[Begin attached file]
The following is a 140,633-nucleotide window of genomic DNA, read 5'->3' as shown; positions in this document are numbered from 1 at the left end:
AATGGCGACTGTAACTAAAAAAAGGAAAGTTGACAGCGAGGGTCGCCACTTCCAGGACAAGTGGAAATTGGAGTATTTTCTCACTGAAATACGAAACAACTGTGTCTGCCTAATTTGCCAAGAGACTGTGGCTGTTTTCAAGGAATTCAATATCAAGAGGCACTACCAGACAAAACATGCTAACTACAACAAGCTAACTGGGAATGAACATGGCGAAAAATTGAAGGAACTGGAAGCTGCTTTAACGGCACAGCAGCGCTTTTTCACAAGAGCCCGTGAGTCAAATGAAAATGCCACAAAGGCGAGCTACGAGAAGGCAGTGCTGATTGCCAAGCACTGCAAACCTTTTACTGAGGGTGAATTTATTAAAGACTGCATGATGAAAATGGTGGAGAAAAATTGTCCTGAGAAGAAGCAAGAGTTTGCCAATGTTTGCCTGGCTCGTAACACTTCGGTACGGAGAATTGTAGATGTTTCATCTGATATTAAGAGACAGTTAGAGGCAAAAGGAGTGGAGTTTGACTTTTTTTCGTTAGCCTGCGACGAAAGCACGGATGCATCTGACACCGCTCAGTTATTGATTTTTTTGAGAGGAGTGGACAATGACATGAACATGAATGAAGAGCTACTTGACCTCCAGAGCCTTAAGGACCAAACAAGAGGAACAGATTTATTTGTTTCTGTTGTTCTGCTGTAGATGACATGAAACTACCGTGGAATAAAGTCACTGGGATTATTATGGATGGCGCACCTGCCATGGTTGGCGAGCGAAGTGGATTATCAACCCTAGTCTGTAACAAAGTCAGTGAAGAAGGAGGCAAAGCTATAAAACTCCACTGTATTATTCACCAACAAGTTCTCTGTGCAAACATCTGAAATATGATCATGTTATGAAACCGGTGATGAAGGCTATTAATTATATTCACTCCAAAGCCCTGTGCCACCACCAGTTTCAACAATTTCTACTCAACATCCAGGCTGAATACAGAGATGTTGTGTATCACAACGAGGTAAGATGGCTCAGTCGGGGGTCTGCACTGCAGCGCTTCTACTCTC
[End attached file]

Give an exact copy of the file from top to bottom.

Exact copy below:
The following is a 140,633-nucleotide window of genomic DNA, read 5'->3' as shown; positions in this document are numbered from 1 at the left end:
AATGGCGACTGTAACTAAAAAAAGGAAAGTTGACAGCGAGGGTCGCCACTTCCAGGACAAGTGGAAATTGGAGTATTTTCTCACTGAAATACGAAACAACTGTGTCTGCCTAATTTGCCAAGAGACTGTGGCTGTTTTCAAGGAATTCAATATCAAGAGGCACTACCAGACAAAACATGCTAACTACAACAAGCTAACTGGGAATGAACATGGCGAAAAATTGAAGGAACTGGAAGCTGCTTTAACGGCACAGCAGCGCTTTTTCACAAGAGCCCGTGAGTCAAATGAAAATGCCACAAAGGCGAGCTACGAGAAGGCAGTGCTGATTGCCAAGCACTGCAAACCTTTTACTGAGGGTGAATTTATTAAAGACTGCATGATGAAAATGGTGGAGAAAAATTGTCCTGAGAAGAAGCAAGAGTTTGCCAATGTTTGCCTGGCTCGTAACACTTCGGTACGGAGAATTGTAGATGTTTCATCTGATATTAAGAGACAGTTAGAGGCAAAAGGAGTGGAGTTTGACTTTTTTTCGTTAGCCTGCGACGAAAGCACGGATGCATCTGACACCGCTCAGTTATTGATTTTTTTGAGAGGAGTGGACAATGACATGAACATGAATGAAGAGCTACTTGACCTCCAGAGCCTTAAGGACCAAACAAGAGGAACAGATTTATTTGTTTCTGTTGTTCTGCTGTAGATGACATGAAACTACCGTGGAATAAAGTCACTGGGATTATTATGGATGGCGCACCTGCCATGGTTGGCGAGCGAAGTGGATTATCAACCCTAGTCTGTAACAAAGTCAGTGAAGAAGGAGGCAAAGCTATAAAACTCCACTGTATTATTCACCAACAAGTTCTCTGTGCAAACATCTGAAATATGATCATGTTATGAAACCGGTGATGAAGGCTATTAATTATATTCACTCCAAAGCCCTGTGCCACCACCAGTTTCAACAATTTCTACTCAACATCCAGGCTGAATACAGAGATGTTGTGTATCACAACGAGGTAAGATGGCTCAGTCGGGGGTCTGCACTGCAGCGCTTCTACTCTC